Our Club


To provide additional skill development, and competitive opportunities for players interested in advancing in the game of soccer. The goal is to have a group of players at each age group prepared to compete successfully in future soccer endeavors.


Our Home Facility

Our main facility is the Sportsplex, located at 2946 S. Walnut Road in Freeport. With a dozen fields, ample parking, restrooms and a pavillion, it’s the perfect place to host youth soccer.



There’s a lot going on in the Freeport Soccer Club every year, with activities for every soccer enthusiast from age 4 to adulthood.

Club Travel Soccer Teams

Our travel teams give youth ages 7 to 18 the opportunity to compete in the ILLOWA League, an association of 23 teams from across Northwest Illinois and Eastern Iowa. FSC ranks among the top clubs in the league year in and year out. Games are played in both spring and fall, giving players plenty of time in the best skill-building environment: On-field competition.

FASA – Freeport Area Soccer Academy

This annual event is perfect for kids 4-11 who love soccer but may not be ready for a competitive schedule. Held in the spring and early summer each year, FASA is a low cost way to learn the fundamentals of the game and improve basic skills. In fact, we put the fun in fundamental by focusing on playing the game and having a great time.

3v3 Tournament

If you love soccer, how about attending an annual summer event that is truly a festival celebrating the sport? Our annual 3v3 Tournament is open to all players and gives boys and girls from U6 on up a chance to play at least three games with awards for the top two teams in each age group. There’s also an Adult Open Division, so don’t just stand on the sidelines, go for a trophy!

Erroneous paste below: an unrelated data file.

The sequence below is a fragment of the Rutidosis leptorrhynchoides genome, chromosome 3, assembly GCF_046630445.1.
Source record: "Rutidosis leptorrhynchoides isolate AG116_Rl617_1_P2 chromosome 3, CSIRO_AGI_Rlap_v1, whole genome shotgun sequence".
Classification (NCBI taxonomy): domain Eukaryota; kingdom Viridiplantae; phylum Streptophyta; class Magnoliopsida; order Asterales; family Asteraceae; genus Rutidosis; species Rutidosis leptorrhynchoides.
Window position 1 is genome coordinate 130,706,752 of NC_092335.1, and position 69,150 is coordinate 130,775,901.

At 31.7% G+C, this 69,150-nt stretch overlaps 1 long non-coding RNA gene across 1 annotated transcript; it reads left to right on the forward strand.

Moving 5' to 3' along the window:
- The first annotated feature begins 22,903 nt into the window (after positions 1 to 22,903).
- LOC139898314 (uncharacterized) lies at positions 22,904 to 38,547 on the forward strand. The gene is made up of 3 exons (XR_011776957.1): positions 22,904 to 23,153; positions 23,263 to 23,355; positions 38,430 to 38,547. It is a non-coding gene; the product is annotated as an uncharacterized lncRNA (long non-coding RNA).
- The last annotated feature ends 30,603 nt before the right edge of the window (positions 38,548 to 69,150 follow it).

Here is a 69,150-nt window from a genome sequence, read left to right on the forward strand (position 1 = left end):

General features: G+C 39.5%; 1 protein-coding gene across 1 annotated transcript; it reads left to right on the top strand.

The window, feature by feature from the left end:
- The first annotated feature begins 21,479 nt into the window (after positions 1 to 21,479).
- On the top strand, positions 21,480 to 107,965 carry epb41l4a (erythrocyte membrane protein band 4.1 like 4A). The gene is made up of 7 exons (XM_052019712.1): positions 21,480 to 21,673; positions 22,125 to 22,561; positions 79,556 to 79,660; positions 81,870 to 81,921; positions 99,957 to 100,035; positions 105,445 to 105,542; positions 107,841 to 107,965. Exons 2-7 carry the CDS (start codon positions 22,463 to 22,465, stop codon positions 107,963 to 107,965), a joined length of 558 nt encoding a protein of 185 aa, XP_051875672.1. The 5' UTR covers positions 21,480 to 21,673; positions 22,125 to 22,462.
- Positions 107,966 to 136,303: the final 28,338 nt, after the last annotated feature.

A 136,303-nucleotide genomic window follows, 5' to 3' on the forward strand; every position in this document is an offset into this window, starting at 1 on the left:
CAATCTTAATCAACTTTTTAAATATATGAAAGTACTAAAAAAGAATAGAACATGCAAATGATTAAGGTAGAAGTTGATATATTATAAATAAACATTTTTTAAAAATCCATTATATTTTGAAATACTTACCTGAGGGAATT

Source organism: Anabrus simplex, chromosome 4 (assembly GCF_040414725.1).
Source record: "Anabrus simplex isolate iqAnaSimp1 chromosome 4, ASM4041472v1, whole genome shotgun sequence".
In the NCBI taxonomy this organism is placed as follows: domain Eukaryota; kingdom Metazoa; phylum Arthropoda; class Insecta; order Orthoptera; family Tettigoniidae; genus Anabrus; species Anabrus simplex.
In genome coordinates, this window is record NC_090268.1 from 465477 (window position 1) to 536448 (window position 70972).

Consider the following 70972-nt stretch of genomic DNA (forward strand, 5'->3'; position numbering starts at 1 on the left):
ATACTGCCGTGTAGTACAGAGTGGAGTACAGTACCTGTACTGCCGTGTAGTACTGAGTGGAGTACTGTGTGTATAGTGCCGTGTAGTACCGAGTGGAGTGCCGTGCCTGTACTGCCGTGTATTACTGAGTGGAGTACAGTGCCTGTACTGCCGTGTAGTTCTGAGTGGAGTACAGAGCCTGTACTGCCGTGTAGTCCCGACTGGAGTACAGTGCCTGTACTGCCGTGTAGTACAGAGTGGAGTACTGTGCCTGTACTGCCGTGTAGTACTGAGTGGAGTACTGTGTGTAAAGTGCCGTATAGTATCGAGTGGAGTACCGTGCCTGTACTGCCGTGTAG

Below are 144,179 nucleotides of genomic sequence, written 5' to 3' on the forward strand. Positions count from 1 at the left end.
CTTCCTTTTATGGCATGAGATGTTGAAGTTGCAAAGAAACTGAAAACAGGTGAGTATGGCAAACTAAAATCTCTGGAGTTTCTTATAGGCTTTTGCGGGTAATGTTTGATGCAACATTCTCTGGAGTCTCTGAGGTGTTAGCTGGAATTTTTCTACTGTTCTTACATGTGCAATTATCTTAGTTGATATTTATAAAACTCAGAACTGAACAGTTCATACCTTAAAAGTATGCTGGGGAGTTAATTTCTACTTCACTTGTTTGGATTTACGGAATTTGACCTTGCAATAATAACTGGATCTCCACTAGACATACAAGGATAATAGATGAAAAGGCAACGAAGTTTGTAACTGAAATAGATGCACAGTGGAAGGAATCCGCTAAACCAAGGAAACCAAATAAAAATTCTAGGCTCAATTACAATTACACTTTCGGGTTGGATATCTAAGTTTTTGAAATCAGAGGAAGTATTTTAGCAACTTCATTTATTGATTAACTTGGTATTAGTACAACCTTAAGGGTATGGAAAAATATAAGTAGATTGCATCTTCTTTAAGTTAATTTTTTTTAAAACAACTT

Positive Influence

We believe strongly in the benefits of youth sports. Sports programs not only help kids equate exercise and self-improvement with fun, they teach them life skills which serve them well in adulthood.

  • Being part of a team can provide important learning experiences for children, including how to deal with authority and structure, how to set and meet goals and the relationship between hard work and success. They also learn how to deal with winning and losing in a positive way. Youth athletes often become effective leaders, but all learn to be effective followers.
  • Promoting teamwork and sportsmanship is another important outcome. Young athletes not only learn how to work as a group, they learn that everyone can contribute and everyone should be respected and treated fairly no matter how tough a competition gets.
  • Youth athletes develop confidence as a result of participation, not only physical confidence but confidence in their ability to learn new skills and meet new challenges. One study found that youth athletes participating in a program over just two weeks experienced an increase in self-confidence, hopefulness and showed improvement in their family relationships.
  • Being active as a child brings significant benefits that continue into the teen and adult years. Active kids are one-tenth as likely to become obese, have lower rates of smoking, drug use and other dangerous behaviors, have higher test scores and are 15% more likely to go to college. They also have higher incomes, greater work productivity, lower rates of cancer, heart disease, stroke and diabetes and one-third the disability rate.
  • Coaches, parents, and fans should be setting good examples for the players. We need everyone’s help to make sure youth see us leading by example, creating a positive competitive environment by practicing good sportsmanship and positive fan support.